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The 1970s: Healthy Growing Pains In The Emerging Conservative Movement (21 of 45)

This is excerpt No. 21 (of 45) from America’s Right Turn: How Conservatives Used New and Alternative Media to Take Power, by Richard A. Viguerie and David Franke.

In this excerpt we chronicle the growing pains experienced by conservatives as they shifted their primary allegiance from Barry Goldwater to Ronald Reagan, and as the original movement leaders of the Goldwater era Reagan and Goldwaterwere eclipsed by the leaders of what became known as the New Right.

This New Right represented a sharp break with the inherited conservative leadership of the founding days and the Goldwater movement.  It’s true that the Old Right had emphasized economic issues while the New Right stressed social issues, but there really wasn’t much outright disagreement between the two groups on issues.  Their key differences were in temperament and operational style – in short, they implemented different types of activism.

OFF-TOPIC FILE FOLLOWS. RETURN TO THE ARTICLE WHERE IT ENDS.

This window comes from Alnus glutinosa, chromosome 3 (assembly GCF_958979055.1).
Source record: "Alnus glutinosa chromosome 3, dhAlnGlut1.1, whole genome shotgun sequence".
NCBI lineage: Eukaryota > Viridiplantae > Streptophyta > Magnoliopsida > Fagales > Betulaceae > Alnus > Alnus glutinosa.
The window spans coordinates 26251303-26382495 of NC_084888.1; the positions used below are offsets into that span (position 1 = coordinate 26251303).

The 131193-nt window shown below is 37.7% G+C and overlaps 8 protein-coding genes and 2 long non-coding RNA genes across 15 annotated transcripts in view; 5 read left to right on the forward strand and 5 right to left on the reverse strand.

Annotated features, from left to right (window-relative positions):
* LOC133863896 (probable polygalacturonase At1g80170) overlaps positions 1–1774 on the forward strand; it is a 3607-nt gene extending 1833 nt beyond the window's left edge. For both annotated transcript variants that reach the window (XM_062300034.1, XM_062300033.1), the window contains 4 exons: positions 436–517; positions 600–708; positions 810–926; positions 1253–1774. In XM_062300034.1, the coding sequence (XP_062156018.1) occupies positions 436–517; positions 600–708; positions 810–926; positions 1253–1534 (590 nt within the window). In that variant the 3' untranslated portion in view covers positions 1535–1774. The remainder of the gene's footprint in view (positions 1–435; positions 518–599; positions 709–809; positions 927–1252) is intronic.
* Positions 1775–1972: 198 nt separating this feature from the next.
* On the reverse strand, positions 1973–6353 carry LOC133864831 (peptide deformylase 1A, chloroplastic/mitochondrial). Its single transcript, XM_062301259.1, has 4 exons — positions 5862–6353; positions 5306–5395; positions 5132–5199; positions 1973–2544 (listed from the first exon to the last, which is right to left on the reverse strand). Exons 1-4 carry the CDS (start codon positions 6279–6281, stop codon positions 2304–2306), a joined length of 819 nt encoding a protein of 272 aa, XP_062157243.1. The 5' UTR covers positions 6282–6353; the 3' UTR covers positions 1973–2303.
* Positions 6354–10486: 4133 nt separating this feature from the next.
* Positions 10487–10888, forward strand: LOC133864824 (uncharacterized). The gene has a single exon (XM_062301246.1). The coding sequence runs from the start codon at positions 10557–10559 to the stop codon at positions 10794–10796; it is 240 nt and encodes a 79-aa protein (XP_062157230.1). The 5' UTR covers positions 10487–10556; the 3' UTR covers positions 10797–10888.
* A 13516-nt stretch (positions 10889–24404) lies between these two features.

“We organize discontent,” explained Howard Phillips of the Conservative Caucus, “just as all successful movements do.”  And the one thing that the New Right brought to the table that the Left had not was the marriage of computerized direct mail and the political process.  Use of this new technology would make the New Right’s foundations and PACs and special interest groups far more effective than those of the Left over the course of the Seventies.

Growing pains: from Goldwater to Reagan

As the conservative movement grew, fed by a rising tide of direct mail, it experienced growing pains.  That’s probably inevitable.  Part of the pain involved a switch over the years from Barry Goldwater to Ronald Reagan as the movement’s titular leader.

Barry Goldwater had not wanted to be a movement leader – or presidential candidate – in the first place.  But after being drafted for the job and going through the pain of 1964, he didn’t seem to want to vacate the post, either.  That, too, is probably just human nature and inevitable.  The growing movement needed a more involved and activist oriented leader, though, and it knew where to look – California.

Actor Ronald Reagan, at that point Governor Reagan, had no hesitation or second thoughts about assuming leadership of the conservative movement.  He was willing to speak anywhere that conservatives gathered.  He helped raise funds and visibility for conservative organizations, candidates, and issues.  And he accomplished all this through direct mail as well as his eloquent podium presence.